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Kanniah

QUANTIFYING GREEN COVER

QUANTIFYING GREEN COVER CHANGE FOR SUSTAINABLE URBAN PLANNING: A CASE OF KUALA LUMPUR, MALAYSIA Kasturi Devi Kanniah Pop density open space Ratio Population Density (no.per sq km) 10,000 9,000 8,000 7,000 6,000 5,000 4,000 3,000 2,000 1,000 0 1980 2000 2005 2009 2010 2014 2020 16 14 12 10 8 6 4 2 0 Open space per capita (sq. m) Figure 1. Trend in population density and provision of open space in Kuala Lumpur 2 In order to reduce the drastic loss of green space (i.e. forests), state governments in Malaysia are empowered to “gazette” (reserve) any urban forest under the National Forestry Act of 1984 (sections 7 and 10). Similarly, any state land can be gazetted for any public purpose under local laws (National Land Code 1965 Under Section 62 (3) and 14). Once a forest or open space is gazetted, any development in the area is prohibited except under the authority of a licence. But although the laws are structured to prevent petty incursions in forests, they do not protect against large-scale destruction (Kathirithamby- Wells, 2005). Consequently, green cover—including the gazetted areas—experience threats from intensive urban development in Malaysia (Teh, 1989; Webb, 1998; Curren, 2004). As a result, there is a need to monitor the changes in green spaces, particularly within protected areas, to assess the current condition of urban green space. It is also important to set goals to create an effective management plan that can account for biological diversity, ecosystem stability, and human well-being. Although urban green cover is constantly changing, not many studies have quantified the amount of green cover and its overall change (Nowak et al., 2012, Schäffler and Swilling, 2013; Hall, 2010; Brunner and Cozens, 2013; Kabisch and Haase, 2013). Thus, there is a need for more knowledge on changes in the quantity of urban green space. In Malaysia, high-resolution aerial photographs were used by Teh (1989) to map green space in and around Kuala Lumpur, concluding that a vast amount of green area was lost to commercial Malaysia Sustainable Cities Program, Working Paper Series 4 © Kasturi Devi Kanniah & Massachusetts Institute of Technology 2017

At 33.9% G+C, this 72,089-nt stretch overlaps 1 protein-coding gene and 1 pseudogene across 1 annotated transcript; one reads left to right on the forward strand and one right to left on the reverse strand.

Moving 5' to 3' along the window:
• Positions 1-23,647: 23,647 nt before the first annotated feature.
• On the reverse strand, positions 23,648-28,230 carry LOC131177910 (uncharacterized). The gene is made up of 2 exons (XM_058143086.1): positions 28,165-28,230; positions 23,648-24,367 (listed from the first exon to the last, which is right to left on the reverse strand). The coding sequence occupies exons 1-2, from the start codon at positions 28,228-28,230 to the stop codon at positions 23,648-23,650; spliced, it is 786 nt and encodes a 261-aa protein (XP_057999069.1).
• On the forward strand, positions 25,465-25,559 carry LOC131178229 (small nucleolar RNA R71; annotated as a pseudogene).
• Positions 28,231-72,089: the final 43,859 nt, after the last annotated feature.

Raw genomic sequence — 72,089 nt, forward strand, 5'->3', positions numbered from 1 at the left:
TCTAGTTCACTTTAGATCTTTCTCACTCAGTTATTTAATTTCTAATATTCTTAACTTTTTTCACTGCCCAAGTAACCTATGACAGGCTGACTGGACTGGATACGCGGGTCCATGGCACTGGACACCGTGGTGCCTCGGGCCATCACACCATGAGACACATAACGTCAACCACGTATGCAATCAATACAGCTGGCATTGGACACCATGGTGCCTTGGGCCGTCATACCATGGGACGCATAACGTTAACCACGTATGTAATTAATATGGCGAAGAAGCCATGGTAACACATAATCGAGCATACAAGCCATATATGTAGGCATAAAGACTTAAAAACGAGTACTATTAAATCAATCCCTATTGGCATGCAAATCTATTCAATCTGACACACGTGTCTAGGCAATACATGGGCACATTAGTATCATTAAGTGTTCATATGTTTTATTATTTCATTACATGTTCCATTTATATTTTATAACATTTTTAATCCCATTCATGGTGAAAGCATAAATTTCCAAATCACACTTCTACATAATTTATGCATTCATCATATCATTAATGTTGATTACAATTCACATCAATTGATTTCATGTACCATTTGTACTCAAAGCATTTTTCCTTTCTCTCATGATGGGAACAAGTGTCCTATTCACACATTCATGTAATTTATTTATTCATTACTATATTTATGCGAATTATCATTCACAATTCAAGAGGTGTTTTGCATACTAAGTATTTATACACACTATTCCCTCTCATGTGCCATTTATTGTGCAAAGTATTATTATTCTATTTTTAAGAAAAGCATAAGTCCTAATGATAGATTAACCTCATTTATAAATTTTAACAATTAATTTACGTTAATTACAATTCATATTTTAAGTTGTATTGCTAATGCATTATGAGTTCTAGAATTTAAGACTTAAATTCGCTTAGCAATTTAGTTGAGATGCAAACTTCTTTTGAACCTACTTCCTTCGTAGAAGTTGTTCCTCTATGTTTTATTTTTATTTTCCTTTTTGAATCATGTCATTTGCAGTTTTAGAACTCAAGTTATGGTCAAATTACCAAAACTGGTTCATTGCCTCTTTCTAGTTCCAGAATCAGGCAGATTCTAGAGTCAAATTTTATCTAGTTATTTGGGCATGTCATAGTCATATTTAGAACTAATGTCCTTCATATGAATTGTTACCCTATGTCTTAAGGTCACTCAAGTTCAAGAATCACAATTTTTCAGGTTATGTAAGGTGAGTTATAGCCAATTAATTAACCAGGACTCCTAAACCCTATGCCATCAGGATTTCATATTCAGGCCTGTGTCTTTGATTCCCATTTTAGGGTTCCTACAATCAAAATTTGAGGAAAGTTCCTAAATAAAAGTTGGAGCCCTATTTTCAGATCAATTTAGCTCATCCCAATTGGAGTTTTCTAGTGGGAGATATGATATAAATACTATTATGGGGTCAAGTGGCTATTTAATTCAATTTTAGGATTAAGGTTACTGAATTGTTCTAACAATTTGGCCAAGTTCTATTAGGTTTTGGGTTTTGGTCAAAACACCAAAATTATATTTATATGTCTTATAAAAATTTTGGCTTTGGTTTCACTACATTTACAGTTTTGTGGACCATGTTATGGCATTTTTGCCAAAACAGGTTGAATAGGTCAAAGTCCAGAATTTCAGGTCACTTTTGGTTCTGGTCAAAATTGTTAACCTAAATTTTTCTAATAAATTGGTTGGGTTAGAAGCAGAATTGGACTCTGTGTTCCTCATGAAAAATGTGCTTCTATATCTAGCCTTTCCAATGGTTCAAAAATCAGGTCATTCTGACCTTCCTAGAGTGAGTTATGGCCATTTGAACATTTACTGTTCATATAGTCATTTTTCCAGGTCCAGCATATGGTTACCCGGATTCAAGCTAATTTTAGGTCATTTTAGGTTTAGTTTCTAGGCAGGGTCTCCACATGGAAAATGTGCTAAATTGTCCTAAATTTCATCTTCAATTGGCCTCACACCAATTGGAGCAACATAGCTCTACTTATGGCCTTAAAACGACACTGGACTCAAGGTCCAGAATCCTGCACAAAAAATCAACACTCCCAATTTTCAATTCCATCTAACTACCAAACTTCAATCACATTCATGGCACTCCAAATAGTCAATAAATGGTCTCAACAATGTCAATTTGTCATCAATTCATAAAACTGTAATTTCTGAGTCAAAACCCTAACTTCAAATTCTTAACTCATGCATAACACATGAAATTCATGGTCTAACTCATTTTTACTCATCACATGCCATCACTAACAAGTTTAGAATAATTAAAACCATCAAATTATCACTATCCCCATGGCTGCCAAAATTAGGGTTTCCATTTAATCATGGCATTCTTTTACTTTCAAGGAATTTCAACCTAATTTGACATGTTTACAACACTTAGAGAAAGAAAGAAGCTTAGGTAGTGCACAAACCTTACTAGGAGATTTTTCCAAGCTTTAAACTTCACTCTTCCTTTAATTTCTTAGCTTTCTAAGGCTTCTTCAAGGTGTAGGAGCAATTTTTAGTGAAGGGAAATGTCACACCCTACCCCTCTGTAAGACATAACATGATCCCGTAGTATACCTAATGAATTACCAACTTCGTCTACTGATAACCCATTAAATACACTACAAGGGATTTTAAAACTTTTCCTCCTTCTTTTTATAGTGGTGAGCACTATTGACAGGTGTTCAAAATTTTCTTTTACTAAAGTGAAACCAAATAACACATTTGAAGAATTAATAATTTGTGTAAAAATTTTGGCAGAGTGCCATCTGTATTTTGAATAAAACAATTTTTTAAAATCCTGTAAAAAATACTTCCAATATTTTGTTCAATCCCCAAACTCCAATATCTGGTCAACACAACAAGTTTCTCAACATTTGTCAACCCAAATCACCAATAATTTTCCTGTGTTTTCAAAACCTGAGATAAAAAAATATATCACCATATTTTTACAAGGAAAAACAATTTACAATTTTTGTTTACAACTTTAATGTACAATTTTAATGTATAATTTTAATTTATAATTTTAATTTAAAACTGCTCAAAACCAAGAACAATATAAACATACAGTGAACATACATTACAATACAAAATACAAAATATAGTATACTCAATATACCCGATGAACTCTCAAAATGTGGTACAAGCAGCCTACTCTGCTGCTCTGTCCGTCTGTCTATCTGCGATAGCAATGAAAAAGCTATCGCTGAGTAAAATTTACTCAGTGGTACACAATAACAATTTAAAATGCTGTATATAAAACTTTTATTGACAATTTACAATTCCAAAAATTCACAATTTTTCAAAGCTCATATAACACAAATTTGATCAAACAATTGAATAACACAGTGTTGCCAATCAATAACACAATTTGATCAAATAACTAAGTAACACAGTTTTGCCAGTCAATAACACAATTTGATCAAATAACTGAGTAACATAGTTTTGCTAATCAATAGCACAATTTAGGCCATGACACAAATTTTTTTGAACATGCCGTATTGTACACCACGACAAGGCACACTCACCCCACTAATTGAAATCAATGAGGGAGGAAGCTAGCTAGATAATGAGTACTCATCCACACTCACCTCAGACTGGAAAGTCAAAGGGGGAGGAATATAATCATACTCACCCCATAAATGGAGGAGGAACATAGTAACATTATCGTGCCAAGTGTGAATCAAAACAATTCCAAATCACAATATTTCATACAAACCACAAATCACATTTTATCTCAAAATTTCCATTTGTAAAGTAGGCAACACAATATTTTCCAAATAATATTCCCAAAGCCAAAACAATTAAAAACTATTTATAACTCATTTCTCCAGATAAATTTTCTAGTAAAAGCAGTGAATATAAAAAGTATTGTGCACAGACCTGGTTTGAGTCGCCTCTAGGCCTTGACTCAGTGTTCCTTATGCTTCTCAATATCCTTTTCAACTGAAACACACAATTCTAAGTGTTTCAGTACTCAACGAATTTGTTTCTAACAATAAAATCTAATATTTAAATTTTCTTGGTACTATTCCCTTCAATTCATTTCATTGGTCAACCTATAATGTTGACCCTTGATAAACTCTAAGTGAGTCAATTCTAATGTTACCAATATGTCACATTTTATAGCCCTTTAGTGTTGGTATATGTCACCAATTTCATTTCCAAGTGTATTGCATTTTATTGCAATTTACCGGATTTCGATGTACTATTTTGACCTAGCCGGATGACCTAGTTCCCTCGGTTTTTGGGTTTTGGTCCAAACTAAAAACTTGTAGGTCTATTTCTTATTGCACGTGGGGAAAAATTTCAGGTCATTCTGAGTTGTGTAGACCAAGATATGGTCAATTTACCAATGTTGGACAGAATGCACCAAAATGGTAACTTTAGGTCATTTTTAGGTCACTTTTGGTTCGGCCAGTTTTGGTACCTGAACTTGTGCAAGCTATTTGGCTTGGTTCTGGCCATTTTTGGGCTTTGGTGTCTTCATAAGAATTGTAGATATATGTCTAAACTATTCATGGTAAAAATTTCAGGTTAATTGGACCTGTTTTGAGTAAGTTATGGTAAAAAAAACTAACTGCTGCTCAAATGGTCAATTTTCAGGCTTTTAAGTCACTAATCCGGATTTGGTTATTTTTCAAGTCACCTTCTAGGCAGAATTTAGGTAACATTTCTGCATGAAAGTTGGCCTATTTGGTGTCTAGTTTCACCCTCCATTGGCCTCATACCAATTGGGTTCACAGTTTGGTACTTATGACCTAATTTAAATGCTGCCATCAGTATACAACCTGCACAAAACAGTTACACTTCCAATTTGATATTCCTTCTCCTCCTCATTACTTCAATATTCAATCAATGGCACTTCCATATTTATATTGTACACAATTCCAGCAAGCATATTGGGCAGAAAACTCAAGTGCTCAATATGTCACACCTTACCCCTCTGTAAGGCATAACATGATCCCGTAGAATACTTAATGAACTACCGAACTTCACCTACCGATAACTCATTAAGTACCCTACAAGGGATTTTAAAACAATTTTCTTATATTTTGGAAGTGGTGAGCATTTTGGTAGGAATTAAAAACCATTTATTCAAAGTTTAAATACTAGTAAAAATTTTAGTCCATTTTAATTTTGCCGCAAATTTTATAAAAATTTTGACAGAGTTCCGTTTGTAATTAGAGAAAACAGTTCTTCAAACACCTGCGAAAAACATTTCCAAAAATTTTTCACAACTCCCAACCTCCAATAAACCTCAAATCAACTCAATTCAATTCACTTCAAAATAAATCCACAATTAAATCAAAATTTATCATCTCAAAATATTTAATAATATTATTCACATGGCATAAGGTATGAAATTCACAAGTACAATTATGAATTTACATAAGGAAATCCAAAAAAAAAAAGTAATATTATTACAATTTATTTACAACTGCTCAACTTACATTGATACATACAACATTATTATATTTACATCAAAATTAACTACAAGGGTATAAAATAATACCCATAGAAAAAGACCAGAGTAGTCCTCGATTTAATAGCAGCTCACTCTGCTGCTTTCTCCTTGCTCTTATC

QUANTIFYING GREEN COVER CHANGE FOR SUSTAINABLE URBAN PLANNING: A CASE OF KUALA LUMPUR, MALAYSIA Kasturi Devi Kanniah and residential areas since 1980. Meanwhile, Webb (1998) reported the loss of urban forests in Kuala Lumpur, and Tan et al (2010) found a decreasing trend in forest cover in the island of Penang. In a recent study, Kanniah and Soing (2017) show that over a period of 12 years (2000-2012), four major cities in Peninsular Malaysia lost between 4 and 17 percent of tree cover from their total land area. Other studies related to urban green space in Malaysia investigate green-space policy (Nor Akmar et al., 2011), the ecology and social benefits of urban green space (Baharuddin et al., 2014; Karuppannan et al., 2014; Foo, 2016), household contribution to urban greening (Barau, 2015), and fear of crime in urban areas (Maruthaveeran et al., 2015). The monitoring of green cover in the urban environment can be accomplished effectively using remote sensing data from earthobserving satellites that enable the extraction of spatial information over regular intervals and long periods of time. The objective of this study was to monitor green cover changes in Kuala Lumpur using satellite data. The study seeks to answer the following research questions: 1. How much has green cover changed over time in Kuala Lumpur? 2. To what extent do gazetted area policies prevent green cover loss in Kuala Lumpur? 3. What are the challenges in protecting green cover? 4. What are the strategies to increase green cover in Kuala Lumpur? Data and Methodology Study Area Kuala Lumpur (KL), the capital city of Malaysia, is located in Peninsular Malaysia, approximately 320 km from Singapore to the south and 1,200 km from Bangkok, Thailand, to the north (Figure 2). It covers an area of 243 km 2 and is governed by Kuala Lumpur City Hall (KLCH). Under the Kuala Lumpur Structure Plan (2004–2020), the city is divided into six strategic zones (Figure 2) that aim to develop Kuala Lumpur in a sustainable way by focusing on land-use distribution, new growth areas, infrastructure development, and environmental sustainability (KLCH, 2004). Kuala Lumpur comprises various land uses that are typical of a metropolitan city, including residential, commercial, industrial, institutional, infrastructure, and green spaces (KLCH, 2004). Prominent green spaces in Kuala Lumpur include four permanent reserved forests, recreational forest parks, and other urban and neighborhood parks (KLSP 2000). Like many urban centers, Kuala Lumpur continues to experience strong population growth, which Malaysia Sustainable Cities Program, Working Paper Series 5 © Kasturi Devi Kanniah & Massachusetts Institute of Technology 2017

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